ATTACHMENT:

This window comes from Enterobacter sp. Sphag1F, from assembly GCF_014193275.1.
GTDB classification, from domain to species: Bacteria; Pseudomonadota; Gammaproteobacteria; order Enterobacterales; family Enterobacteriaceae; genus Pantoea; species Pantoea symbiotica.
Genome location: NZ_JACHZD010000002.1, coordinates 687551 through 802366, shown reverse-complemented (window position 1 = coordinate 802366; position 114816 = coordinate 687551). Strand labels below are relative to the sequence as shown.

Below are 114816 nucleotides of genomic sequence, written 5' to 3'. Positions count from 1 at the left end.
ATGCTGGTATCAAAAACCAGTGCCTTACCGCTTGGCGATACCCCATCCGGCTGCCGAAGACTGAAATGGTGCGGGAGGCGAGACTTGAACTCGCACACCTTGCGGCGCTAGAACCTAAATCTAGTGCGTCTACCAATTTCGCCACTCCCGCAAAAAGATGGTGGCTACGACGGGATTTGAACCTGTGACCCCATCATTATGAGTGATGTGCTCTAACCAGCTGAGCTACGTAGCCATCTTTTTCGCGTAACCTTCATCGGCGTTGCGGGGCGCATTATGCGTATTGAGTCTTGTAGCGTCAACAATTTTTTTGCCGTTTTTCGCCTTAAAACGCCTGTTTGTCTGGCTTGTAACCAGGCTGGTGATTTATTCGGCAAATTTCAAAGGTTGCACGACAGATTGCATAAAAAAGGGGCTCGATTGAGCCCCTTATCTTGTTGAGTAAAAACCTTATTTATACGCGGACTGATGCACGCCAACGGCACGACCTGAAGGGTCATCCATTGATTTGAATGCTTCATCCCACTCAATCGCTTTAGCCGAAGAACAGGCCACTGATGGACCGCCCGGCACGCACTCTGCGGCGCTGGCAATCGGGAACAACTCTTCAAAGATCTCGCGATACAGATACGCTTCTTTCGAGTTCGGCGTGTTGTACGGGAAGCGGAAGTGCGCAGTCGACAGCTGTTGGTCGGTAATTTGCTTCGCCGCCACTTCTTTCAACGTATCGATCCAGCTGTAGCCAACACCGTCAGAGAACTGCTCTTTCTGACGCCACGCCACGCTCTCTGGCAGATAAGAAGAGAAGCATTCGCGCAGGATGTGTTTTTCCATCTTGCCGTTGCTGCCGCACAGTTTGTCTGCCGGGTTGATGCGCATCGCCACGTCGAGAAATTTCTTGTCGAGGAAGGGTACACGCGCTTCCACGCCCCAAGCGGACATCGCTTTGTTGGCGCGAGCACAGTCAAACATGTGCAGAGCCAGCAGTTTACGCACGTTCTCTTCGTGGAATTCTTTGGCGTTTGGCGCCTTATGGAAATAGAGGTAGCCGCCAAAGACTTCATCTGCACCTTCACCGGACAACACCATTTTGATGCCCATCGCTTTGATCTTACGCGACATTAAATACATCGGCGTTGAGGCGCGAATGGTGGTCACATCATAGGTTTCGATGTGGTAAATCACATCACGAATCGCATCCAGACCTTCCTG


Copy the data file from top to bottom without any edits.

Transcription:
This window comes from Enterobacter sp. Sphag1F, from assembly GCF_014193275.1.
GTDB classification, from domain to species: Bacteria; Pseudomonadota; Gammaproteobacteria; order Enterobacterales; family Enterobacteriaceae; genus Pantoea; species Pantoea symbiotica.
Genome location: NZ_JACHZD010000002.1, coordinates 687551 through 802366, shown reverse-complemented (window position 1 = coordinate 802366; position 114816 = coordinate 687551). Strand labels below are relative to the sequence as shown.

Below are 114816 nucleotides of genomic sequence, written 5' to 3'. Positions count from 1 at the left end.
ATGCTGGTATCAAAAACCAGTGCCTTACCGCTTGGCGATACCCCATCCGGCTGCCGAAGACTGAAATGGTGCGGGAGGCGAGACTTGAACTCGCACACCTTGCGGCGCTAGAACCTAAATCTAGTGCGTCTACCAATTTCGCCACTCCCGCAAAAAGATGGTGGCTACGACGGGATTTGAACCTGTGACCCCATCATTATGAGTGATGTGCTCTAACCAGCTGAGCTACGTAGCCATCTTTTTCGCGTAACCTTCATCGGCGTTGCGGGGCGCATTATGCGTATTGAGTCTTGTAGCGTCAACAATTTTTTTGCCGTTTTTCGCCTTAAAACGCCTGTTTGTCTGGCTTGTAACCAGGCTGGTGATTTATTCGGCAAATTTCAAAGGTTGCACGACAGATTGCATAAAAAAGGGGCTCGATTGAGCCCCTTATCTTGTTGAGTAAAAACCTTATTTATACGCGGACTGATGCACGCCAACGGCACGACCTGAAGGGTCATCCATTGATTTGAATGCTTCATCCCACTCAATCGCTTTAGCCGAAGAACAGGCCACTGATGGACCGCCCGGCACGCACTCTGCGGCGCTGGCAATCGGGAACAACTCTTCAAAGATCTCGCGATACAGATACGCTTCTTTCGAGTTCGGCGTGTTGTACGGGAAGCGGAAGTGCGCAGTCGACAGCTGTTGGTCGGTAATTTGCTTCGCCGCCACTTCTTTCAACGTATCGATCCAGCTGTAGCCAACACCGTCAGAGAACTGCTCTTTCTGACGCCACGCCACGCTCTCTGGCAGATAAGAAGAGAAGCATTCGCGCAGGATGTGTTTTTCCATCTTGCCGTTGCTGCCGCACAGTTTGTCTGCCGGGTTGATGCGCATCGCCACGTCGAGAAATTTCTTGTCGAGGAAGGGTACACGCGCTTCCACGCCCCAAGCGGACATCGCTTTGTTGGCGCGAGCACAGTCAAACATGTGCAGAGCCAGCAGTTTACGCACGTTCTCTTCGTGGAATTCTTTGGCGTTTGGCGCCTTATGGAAATAGAGGTAGCCGCCAAAGACTTCATCTGCACCTTCACCGGACAACACCATTTTGATGCCCATCGCTTTGATCTTACGCGACATTAAATACATCGGCGTTGAGGCGCGAATGGTGGTCACATCATAGGTTTCGATGTGGTAAATCACATCACGAATCGCATCCAGACCTTCCTG